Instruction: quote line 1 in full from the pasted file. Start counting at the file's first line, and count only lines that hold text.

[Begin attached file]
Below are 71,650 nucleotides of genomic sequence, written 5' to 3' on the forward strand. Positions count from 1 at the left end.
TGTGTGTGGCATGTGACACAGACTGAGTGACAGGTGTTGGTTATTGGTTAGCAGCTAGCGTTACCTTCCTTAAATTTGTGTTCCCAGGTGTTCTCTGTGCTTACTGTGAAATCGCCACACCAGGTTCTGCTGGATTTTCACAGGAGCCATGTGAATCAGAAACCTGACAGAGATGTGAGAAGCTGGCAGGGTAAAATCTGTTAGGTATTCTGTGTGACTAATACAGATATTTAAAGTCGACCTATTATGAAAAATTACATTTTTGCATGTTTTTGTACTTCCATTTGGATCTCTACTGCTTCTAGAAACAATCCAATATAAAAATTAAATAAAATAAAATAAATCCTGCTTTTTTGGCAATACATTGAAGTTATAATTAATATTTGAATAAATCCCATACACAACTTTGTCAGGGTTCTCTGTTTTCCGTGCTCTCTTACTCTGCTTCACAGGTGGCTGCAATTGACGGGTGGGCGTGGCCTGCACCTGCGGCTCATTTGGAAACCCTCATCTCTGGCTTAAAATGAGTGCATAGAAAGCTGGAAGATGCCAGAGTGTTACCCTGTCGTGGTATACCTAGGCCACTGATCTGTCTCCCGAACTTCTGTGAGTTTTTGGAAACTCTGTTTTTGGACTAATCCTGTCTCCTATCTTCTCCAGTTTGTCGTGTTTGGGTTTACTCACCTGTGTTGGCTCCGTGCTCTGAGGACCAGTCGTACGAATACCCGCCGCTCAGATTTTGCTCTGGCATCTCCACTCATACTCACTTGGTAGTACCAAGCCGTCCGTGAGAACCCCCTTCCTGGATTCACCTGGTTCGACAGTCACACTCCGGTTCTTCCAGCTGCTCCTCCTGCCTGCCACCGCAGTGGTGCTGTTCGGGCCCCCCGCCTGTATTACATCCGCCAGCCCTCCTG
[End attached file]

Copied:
Below are 71,650 nucleotides of genomic sequence, written 5' to 3' on the forward strand. Positions count from 1 at the left end.